In last week’s column, I mentioned The Maltese Falcon, starring Humphrey Bogart. (Did you follow instructions and watch it for the first time?) Over eighty years after its publication, Dashiell Hammett’s The Maltese Falcon stands supreme today as the finest private eye novel ever written. Bogie’s 1941 film proved that the third time is a charm, prior attempts in 1931 and 1936 having failed.
Sam Spade, the quintessential tough guy shamus, appeared in a five-part serial of The Maltese Falcon in Black Mask in 1929. Hammett carefully reworked the pieces into novel form for publication by Alfred E. Knopf in 1930 and detective fiction would have a benchmark that has yet to be surpassed.
Hammett, who wrote over two dozen stories featuring a detective known as The Continental Op (well worth reading), never intended to write more about Samuel Spade, saying he was “done with him” after completing the book-length tale.
But the public wanted more and his agent cajoled him into cranking out three more short stories featuring Spade. The first two appeared in American Magazine and the third in Collier’s in 1932 and they were collected into book form later that year as The Adventures of Sam Spade and Other Stories. In 1999, Vintage Crime published Nightmare Town, a compilation of twenty Hammett stories, including all three Spade short stories.
“A Man Called Spade” is far and away the longest of the three short stories. Spade arrives at a prospective client’s apartment to find Falcon stalwarts Tom Polhous and Lieutenant Dundy there and the no-longer-prospective client murdered, a five-pointed star with a ‘T’ in the middle outlined in black ink above his heart.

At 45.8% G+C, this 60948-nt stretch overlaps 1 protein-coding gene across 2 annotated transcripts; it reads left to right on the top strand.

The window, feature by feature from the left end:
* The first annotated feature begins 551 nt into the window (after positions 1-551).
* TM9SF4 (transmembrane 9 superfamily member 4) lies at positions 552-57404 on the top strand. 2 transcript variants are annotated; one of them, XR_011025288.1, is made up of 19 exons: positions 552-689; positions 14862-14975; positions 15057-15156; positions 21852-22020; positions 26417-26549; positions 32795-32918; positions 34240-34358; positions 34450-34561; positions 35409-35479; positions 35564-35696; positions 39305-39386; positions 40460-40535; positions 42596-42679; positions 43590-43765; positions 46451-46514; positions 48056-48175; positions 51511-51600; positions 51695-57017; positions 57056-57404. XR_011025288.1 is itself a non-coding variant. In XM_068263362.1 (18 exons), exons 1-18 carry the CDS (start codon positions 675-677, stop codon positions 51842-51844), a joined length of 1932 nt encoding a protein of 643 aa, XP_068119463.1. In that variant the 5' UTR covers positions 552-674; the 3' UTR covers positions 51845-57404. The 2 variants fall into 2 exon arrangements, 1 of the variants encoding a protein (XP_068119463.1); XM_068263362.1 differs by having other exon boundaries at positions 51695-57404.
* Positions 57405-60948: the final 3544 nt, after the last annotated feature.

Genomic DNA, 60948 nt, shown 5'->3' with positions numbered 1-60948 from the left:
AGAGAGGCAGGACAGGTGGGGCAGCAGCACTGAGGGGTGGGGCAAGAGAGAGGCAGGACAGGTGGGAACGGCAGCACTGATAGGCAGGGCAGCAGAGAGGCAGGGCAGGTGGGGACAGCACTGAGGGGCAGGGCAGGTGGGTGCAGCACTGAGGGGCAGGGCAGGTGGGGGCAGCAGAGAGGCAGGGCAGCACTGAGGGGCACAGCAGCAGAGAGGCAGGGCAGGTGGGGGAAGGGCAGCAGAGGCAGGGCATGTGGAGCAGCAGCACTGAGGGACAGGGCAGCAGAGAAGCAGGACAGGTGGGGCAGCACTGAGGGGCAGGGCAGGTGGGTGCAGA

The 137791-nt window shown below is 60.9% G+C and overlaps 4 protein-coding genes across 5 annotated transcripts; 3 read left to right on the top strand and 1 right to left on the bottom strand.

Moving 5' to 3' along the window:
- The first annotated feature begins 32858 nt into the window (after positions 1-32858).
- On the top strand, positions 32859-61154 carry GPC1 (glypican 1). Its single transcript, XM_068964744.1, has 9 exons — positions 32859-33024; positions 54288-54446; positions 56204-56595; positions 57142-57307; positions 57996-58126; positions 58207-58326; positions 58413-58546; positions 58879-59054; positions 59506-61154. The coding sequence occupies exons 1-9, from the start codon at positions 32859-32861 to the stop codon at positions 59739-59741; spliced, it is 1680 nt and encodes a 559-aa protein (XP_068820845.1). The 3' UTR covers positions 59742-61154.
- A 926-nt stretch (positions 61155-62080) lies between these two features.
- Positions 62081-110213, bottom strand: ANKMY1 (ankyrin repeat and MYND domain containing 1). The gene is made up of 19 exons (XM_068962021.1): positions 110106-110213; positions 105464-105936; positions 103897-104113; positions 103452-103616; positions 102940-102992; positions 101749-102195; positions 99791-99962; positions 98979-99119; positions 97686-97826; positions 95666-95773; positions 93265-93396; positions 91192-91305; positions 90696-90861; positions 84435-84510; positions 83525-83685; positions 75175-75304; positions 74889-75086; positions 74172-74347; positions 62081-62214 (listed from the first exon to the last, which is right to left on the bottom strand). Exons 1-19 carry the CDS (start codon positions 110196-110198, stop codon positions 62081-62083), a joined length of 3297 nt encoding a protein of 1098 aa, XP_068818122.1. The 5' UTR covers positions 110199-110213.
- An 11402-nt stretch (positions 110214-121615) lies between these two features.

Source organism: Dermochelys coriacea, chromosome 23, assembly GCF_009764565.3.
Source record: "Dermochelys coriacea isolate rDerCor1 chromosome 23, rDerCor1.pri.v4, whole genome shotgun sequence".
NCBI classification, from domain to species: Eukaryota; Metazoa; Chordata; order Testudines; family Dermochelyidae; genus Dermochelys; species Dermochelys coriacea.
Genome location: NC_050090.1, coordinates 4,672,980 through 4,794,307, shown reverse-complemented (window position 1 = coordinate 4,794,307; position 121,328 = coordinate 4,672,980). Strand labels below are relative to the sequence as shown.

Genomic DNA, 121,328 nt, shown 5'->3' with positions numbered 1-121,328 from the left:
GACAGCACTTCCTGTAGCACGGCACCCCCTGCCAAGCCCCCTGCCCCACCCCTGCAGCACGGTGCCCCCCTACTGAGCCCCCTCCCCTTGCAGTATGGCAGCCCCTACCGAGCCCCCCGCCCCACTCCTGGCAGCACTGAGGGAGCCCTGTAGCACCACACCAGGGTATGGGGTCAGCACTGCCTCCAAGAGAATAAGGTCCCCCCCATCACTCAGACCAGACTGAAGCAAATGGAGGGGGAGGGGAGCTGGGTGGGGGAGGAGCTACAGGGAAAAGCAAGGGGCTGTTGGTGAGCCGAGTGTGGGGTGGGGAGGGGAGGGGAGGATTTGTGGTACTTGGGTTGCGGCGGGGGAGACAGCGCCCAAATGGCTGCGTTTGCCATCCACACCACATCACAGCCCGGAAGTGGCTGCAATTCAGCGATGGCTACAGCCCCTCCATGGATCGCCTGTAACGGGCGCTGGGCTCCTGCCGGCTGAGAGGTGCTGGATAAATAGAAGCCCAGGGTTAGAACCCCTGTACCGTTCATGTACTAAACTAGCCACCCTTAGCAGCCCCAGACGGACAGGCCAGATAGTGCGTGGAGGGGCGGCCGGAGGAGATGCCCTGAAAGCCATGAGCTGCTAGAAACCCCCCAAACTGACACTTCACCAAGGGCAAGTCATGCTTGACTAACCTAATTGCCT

Dundy’s antagonism towards Spade in The Maltese Falcon is noticeably absent in this story. The two men work together, with Spade having carte blanche in questioning people.
Except for the opening and closing scenes, which take place between Spade and his secretary, Effie Perrine, the entire story takes place in Max Bliss’s apartment and feels like it is more of a play than a story. It is, quite simply, dull and pales in comparison to The Maltese Falcon.
Dundy is completely adrift in this case and while the police help with the hard evidence, Spade’s mind alone identifies the murderer. A red herring in the case is lifted directly from a Continental Op story from a few years before. Of the three stories, this one most feels like it was hurriedly written to generate some cash.
“Too Many Have Lived” opens with Gene Colyer hiring Spade to find out what happened to the missing Eli Haven. Colyer is fond of Haven’s wife and would be happy if the man had disappeared forever. Compared to the previous story, Spade does a great deal more detecting and there are multiple locations, making this tale much stronger.
In fact, whereas “A Man Called Spade” feels like a poor imitation, “Too Many Have Lived” seems much more like authentic Hammett, though the latter is barely half the length of the former.
Finally, “They Can Only Hang You Once” opens with a bang. Spade, using a false name, is waiting to see an ill, elderly man in what seems to be a large house, when a woman’s scream is followed by a gunshot. He rushes in to find a dead woman and two bystanders.
The reader’s interest is fully engaged in this, the fourth and last Samuel Spade story. Once again, Sergeant Tom Polhaus and Lieutenant Dundy enter the case and we’re off on a wild ride, Spade solving the case with the police contributing essentially nothing.
Only half as long as “Too Many Have Lived,” this is the most enjoyable of the short stories and the most action-oriented. It has the elements that would have produced a good novella.
Spade is referred to as a ‘blonde Satan’ (which was utilized in the title of the Bette Davis Maltese Falcon adaptation, Satan Met a Lady). His face is frequently described as consisting of the ’V’s of his chin, mouth and brows. His eyes often turn yellow and are ’dreamy,’ presumably indicating they take on a faraway look. He does not come across as a handsome man: certainly not dapper, like Hammett’s Nick Charles.